Camouflage — Greyscale
(Bureau B BB192, 2015, CD)
by Henry Schneider, Published 2015-07-21
As Prog Rock faded away in the late 70s/early 80s, New Wave and Synth-Pop starting filling the gap, especially with the availability of affordable synthesizers. One such group, who were a bit late to the dance, was the German trio Camouflage in 1987. Their music keyed off Orchestral Manouvres in the Dark (OMD) and Depeche Mode. They released a couple of albums (Voices & Images and Methods of Silence) that found their way across the pond to the dance floors in the US. In the 90s Camouflage experimented with new styles and producers and even tried their hands at an opera, but they went out of vogue. In 2003 they released Sensor followed by Relocated in 2006. Then in 2011 they began working on their four-year project Greyscale. Greyscale is my first exposure to Camouflage and it is pushing the envelope on the type of music that normally finds its way on to Exposé. If you are a fan of New Wave bands like Heaven 17, Depeche Mode, Human League, Ultravox, John Foxx, Spandau Ballet, and Gary Numan you will be ecstatic with what you hear on Greyscale. Most of the songs are firmly in the retro-New Wave genre. But there is some variation to keep your attention throughout the LP. The three instrumental tracks (“Greyscale,” “Light Grey,” and “Dark Grey”) are moody ambient pieces that remind me a bit of Jeff Greinke, but not near as amorphous. There are a couple of love song ballads with piano that add additional texture to the album. And the final track, “I’ll Find,” starts to move into avant-garde territory. There is a little bit of everything on this album, so even our Exposé followers may find something of interest.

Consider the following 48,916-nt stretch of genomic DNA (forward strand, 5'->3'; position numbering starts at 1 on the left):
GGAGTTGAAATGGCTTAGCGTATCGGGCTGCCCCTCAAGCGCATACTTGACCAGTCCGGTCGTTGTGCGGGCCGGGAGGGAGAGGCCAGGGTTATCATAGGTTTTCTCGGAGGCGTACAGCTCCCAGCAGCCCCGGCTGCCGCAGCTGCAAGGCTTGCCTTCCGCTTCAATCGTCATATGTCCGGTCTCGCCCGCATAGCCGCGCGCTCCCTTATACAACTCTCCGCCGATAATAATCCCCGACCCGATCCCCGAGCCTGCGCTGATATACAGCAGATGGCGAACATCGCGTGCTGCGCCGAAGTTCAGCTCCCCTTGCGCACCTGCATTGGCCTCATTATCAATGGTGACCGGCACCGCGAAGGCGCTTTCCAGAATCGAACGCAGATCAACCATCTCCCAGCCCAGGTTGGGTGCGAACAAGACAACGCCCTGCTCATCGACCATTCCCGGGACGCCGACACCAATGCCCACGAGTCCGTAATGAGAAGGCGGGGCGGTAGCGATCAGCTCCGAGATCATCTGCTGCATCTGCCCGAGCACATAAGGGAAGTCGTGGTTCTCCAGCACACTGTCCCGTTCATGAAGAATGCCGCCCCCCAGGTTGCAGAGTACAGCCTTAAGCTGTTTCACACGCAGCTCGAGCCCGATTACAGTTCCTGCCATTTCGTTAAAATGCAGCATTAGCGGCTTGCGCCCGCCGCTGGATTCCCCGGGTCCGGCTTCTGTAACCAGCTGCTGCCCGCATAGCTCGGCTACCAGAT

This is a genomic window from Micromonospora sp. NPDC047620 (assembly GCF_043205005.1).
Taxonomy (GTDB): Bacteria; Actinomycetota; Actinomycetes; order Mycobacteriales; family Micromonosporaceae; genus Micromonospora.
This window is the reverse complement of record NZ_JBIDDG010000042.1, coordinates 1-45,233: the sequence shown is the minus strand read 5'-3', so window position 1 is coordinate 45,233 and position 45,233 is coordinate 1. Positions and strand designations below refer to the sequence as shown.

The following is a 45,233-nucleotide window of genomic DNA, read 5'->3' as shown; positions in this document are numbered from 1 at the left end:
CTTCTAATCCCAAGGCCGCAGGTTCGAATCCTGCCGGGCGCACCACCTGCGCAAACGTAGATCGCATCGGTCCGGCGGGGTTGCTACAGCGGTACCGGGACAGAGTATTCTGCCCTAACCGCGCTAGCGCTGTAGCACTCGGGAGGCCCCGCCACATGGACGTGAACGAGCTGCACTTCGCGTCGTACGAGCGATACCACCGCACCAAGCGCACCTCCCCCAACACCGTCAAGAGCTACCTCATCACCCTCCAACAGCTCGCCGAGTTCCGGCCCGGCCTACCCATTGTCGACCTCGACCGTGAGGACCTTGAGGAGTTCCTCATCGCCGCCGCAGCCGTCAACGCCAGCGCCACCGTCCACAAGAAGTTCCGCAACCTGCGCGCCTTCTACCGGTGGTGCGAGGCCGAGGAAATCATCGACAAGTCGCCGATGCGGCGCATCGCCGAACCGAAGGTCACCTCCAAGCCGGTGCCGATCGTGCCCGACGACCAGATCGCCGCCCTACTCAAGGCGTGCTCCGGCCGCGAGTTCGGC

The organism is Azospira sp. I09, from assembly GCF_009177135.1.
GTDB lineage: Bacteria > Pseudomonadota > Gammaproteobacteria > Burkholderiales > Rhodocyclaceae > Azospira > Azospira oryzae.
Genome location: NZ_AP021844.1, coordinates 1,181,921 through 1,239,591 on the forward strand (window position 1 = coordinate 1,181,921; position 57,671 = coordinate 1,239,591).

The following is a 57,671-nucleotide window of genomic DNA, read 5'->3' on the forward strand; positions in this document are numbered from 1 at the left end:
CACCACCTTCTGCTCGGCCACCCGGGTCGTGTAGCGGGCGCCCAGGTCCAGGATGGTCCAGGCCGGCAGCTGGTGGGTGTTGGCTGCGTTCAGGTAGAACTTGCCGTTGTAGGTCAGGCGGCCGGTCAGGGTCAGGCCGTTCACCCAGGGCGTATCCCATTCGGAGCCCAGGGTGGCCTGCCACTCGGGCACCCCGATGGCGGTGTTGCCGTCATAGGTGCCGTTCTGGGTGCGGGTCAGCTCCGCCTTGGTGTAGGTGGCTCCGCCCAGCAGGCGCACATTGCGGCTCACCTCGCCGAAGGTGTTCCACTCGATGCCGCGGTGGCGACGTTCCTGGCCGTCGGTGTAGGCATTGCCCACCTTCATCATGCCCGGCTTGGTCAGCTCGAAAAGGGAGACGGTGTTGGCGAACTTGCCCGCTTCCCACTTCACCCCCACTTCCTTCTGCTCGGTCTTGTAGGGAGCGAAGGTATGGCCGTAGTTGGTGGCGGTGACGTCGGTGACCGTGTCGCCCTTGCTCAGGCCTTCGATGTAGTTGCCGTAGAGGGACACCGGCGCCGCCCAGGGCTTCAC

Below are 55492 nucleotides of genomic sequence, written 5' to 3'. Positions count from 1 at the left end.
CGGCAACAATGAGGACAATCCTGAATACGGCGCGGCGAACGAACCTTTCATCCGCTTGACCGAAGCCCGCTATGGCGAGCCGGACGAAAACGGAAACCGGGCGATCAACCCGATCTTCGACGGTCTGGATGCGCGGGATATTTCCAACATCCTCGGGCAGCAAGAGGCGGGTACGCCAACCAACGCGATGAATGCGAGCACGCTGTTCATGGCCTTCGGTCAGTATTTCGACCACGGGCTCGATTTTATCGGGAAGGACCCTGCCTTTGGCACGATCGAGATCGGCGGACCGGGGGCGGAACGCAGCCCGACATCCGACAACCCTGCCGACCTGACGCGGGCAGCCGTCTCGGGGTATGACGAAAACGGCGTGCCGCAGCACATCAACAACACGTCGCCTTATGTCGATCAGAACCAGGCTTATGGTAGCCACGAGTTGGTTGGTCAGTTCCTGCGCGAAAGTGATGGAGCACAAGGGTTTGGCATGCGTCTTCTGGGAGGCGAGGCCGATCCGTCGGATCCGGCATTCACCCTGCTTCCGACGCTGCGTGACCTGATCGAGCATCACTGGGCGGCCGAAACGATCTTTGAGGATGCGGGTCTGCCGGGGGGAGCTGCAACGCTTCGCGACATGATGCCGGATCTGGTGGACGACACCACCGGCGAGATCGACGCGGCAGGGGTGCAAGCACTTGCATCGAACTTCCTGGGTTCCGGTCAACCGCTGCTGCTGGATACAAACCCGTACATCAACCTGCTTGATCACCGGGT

Related artist(s): Camouflage
Ennio Morricone RIP – Famed composer Ennio Morricone has died at the age of 91. The creator of scores for more than 500 movies, some of his works have become the most recognizable sounds in the history of cinema. His soundtracks for Sergio Leone's Westerns made from 1964 to 1971, are iconic landmarks in film music, but he also composed for dramas, comedies, and other genres. He won the Academy Award for Best Original Score in 2016 for The Hateful Eight. » Read more
Keith Tippett RIP – One of the giants of British jazz has left us. Keith Graham Tippetts, known professionally as Keith Tippett, died today at the age of 72. His work from the late 60s into the 70s and beyond includes some of the greatest jazz produced in the UK, and stands as an impressive oevre to this day. » Read more
Phil May of The Pretty Things RIP – We were saddened to learn that Phil May, lead singer and founding member of The Pretty Things, has died at the age of 75. The band's 1968 album S.F. Sorrow is one of the enduring classics of the psychedelic era, and the group existed in various forms until finally retiring in 2018. » Read more